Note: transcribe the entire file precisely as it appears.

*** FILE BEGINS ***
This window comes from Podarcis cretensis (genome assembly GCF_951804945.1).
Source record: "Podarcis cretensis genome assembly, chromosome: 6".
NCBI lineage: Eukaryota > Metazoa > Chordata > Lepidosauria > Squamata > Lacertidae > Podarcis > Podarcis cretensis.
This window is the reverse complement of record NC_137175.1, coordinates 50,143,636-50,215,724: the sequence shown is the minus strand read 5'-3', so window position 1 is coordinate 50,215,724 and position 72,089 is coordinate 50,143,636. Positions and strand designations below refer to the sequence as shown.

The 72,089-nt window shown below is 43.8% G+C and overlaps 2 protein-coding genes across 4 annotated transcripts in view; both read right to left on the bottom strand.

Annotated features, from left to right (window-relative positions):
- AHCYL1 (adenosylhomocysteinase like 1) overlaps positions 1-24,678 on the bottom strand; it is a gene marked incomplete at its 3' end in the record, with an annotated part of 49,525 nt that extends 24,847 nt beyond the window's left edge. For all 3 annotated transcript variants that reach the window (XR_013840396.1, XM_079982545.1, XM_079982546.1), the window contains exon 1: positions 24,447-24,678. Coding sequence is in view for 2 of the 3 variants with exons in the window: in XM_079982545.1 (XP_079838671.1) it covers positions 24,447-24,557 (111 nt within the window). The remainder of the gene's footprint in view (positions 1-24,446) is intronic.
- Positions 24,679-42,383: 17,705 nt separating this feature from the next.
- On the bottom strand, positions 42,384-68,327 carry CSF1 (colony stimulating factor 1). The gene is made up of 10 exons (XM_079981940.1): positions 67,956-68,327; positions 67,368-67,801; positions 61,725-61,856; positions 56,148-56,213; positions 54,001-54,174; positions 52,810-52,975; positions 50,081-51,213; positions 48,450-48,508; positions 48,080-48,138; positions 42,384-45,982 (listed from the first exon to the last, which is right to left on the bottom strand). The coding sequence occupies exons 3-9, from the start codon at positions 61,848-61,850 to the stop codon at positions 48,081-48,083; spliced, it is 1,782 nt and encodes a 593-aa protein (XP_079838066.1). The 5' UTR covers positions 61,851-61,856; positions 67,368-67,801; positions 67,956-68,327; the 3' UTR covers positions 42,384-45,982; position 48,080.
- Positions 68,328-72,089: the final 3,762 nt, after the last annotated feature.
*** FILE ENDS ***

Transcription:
This window comes from Podarcis cretensis (genome assembly GCF_951804945.1).
Source record: "Podarcis cretensis genome assembly, chromosome: 6".
NCBI lineage: Eukaryota > Metazoa > Chordata > Lepidosauria > Squamata > Lacertidae > Podarcis > Podarcis cretensis.
This window is the reverse complement of record NC_137175.1, coordinates 50,143,636-50,215,724: the sequence shown is the minus strand read 5'-3', so window position 1 is coordinate 50,215,724 and position 72,089 is coordinate 50,143,636. Positions and strand designations below refer to the sequence as shown.

The 72,089-nt window shown below is 43.8% G+C and overlaps 2 protein-coding genes across 4 annotated transcripts in view; both read right to left on the bottom strand.

Annotated features, from left to right (window-relative positions):
- AHCYL1 (adenosylhomocysteinase like 1) overlaps positions 1-24,678 on the bottom strand; it is a gene marked incomplete at its 3' end in the record, with an annotated part of 49,525 nt that extends 24,847 nt beyond the window's left edge. For all 3 annotated transcript variants that reach the window (XR_013840396.1, XM_079982545.1, XM_079982546.1), the window contains exon 1: positions 24,447-24,678. Coding sequence is in view for 2 of the 3 variants with exons in the window: in XM_079982545.1 (XP_079838671.1) it covers positions 24,447-24,557 (111 nt within the window). The remainder of the gene's footprint in view (positions 1-24,446) is intronic.
- Positions 24,679-42,383: 17,705 nt separating this feature from the next.
- On the bottom strand, positions 42,384-68,327 carry CSF1 (colony stimulating factor 1). The gene is made up of 10 exons (XM_079981940.1): positions 67,956-68,327; positions 67,368-67,801; positions 61,725-61,856; positions 56,148-56,213; positions 54,001-54,174; positions 52,810-52,975; positions 50,081-51,213; positions 48,450-48,508; positions 48,080-48,138; positions 42,384-45,982 (listed from the first exon to the last, which is right to left on the bottom strand). The coding sequence occupies exons 3-9, from the start codon at positions 61,848-61,850 to the stop codon at positions 48,081-48,083; spliced, it is 1,782 nt and encodes a 593-aa protein (XP_079838066.1). The 5' UTR covers positions 61,851-61,856; positions 67,368-67,801; positions 67,956-68,327; the 3' UTR covers positions 42,384-45,982; position 48,080.
- Positions 68,328-72,089: the final 3,762 nt, after the last annotated feature.